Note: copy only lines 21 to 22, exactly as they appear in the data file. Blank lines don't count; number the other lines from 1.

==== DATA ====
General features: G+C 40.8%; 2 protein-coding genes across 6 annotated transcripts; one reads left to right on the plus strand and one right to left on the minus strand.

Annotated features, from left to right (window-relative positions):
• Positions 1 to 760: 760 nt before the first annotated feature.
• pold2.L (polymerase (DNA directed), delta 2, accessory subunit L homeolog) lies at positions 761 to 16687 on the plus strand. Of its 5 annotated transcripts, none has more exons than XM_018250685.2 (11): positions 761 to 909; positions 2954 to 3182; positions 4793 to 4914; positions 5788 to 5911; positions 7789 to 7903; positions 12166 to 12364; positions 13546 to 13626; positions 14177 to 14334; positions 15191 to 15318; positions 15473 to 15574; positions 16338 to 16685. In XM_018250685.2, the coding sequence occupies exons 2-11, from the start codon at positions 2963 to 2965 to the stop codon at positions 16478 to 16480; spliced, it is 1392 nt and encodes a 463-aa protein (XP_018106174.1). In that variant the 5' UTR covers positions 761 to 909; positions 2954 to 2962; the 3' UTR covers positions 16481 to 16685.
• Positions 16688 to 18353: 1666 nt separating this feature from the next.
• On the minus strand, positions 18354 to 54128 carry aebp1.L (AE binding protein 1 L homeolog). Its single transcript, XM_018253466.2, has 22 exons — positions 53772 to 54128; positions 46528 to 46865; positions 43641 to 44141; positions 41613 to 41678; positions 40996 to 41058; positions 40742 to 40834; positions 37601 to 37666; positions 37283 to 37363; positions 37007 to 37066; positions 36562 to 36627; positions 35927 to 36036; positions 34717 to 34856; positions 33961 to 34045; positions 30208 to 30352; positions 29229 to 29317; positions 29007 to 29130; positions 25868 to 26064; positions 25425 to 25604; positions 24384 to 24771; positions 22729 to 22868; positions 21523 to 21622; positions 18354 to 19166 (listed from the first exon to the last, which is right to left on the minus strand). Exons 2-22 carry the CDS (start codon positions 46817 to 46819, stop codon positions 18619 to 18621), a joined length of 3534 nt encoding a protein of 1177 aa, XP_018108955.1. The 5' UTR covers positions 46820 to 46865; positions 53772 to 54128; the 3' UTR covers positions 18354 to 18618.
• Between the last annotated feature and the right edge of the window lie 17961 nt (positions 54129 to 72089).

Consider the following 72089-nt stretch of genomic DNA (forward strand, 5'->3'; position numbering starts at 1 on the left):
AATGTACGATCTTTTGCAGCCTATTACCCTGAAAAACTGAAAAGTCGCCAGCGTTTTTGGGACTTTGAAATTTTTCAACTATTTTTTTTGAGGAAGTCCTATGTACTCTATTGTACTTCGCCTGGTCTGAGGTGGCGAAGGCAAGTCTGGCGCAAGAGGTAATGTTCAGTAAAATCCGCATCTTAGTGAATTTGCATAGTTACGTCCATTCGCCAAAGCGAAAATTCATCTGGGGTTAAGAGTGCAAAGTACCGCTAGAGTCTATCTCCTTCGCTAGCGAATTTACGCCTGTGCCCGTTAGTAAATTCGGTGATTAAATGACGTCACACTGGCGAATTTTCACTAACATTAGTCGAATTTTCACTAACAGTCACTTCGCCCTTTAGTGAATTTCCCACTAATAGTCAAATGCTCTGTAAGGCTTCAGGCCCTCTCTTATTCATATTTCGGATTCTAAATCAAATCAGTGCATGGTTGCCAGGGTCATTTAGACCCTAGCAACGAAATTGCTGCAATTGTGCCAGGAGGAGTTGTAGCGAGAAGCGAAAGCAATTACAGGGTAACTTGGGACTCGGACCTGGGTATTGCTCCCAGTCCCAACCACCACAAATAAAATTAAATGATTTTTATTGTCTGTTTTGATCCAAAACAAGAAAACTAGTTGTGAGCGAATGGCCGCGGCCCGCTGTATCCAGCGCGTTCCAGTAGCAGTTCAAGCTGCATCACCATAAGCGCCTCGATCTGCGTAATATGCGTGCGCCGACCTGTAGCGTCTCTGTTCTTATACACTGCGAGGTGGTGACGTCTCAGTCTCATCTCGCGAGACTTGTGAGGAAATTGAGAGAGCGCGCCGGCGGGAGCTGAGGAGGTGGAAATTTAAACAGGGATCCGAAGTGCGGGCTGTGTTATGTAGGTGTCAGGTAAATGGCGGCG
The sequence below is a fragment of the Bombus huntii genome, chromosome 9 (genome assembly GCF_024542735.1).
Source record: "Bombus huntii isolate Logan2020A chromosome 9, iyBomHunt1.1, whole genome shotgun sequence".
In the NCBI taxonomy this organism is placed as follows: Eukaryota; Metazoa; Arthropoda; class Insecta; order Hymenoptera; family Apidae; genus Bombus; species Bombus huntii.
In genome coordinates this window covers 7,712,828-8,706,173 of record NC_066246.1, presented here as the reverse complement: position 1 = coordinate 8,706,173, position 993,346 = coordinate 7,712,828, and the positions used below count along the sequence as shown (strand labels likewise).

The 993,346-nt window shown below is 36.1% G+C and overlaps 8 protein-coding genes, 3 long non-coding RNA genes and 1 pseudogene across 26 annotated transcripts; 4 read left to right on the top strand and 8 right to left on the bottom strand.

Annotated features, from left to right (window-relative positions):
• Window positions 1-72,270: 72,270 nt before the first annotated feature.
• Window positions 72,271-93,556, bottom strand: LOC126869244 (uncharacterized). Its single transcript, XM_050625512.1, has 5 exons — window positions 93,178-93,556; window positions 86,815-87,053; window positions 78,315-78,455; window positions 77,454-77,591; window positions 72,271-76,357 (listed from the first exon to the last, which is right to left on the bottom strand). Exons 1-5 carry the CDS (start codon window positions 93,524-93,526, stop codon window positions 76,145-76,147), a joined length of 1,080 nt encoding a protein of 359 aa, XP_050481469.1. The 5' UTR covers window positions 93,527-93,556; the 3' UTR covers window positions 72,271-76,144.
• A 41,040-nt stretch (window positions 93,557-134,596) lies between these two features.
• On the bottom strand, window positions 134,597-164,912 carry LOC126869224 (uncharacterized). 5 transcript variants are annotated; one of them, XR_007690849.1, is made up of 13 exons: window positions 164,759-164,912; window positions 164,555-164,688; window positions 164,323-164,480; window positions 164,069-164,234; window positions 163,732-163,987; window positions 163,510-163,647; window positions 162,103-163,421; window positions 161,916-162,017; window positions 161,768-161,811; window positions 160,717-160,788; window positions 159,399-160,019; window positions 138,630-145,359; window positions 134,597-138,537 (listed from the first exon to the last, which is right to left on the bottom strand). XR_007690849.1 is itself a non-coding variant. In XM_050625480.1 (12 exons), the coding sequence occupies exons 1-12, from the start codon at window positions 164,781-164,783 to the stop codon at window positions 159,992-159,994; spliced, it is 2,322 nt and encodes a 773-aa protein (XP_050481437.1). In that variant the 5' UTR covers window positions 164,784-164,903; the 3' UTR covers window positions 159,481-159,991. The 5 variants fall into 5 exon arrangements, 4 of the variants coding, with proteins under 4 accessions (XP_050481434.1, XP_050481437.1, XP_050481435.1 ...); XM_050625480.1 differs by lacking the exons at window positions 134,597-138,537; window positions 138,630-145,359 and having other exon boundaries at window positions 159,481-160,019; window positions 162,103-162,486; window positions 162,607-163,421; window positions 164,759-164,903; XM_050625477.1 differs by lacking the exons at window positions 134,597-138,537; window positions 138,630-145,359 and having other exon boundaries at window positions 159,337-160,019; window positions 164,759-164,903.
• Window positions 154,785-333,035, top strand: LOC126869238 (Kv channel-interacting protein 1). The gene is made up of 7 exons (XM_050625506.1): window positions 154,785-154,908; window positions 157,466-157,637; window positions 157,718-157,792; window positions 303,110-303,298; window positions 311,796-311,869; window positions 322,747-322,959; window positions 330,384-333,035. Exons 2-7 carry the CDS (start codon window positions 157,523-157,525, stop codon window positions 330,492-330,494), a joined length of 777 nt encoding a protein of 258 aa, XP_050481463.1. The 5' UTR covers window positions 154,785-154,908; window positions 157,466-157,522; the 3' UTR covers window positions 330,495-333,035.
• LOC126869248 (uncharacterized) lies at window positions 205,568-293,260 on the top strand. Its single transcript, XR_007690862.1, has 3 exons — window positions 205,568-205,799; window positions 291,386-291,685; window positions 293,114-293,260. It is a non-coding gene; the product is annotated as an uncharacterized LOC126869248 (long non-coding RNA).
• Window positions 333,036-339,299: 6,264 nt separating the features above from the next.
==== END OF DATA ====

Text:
• LOC126869248 (uncharacterized) lies at window positions 205,568-293,260 on the top strand. Its single transcript, XR_007690862.1, has 3 exons — window positions 205,568-205,799; window positions 291,386-291,685; window positions 293,114-293,260. It is a non-coding gene; the product is annotated as an uncharacterized LOC126869248 (long non-coding RNA).
• Window positions 333,036-339,299: 6,264 nt separating the features above from the next.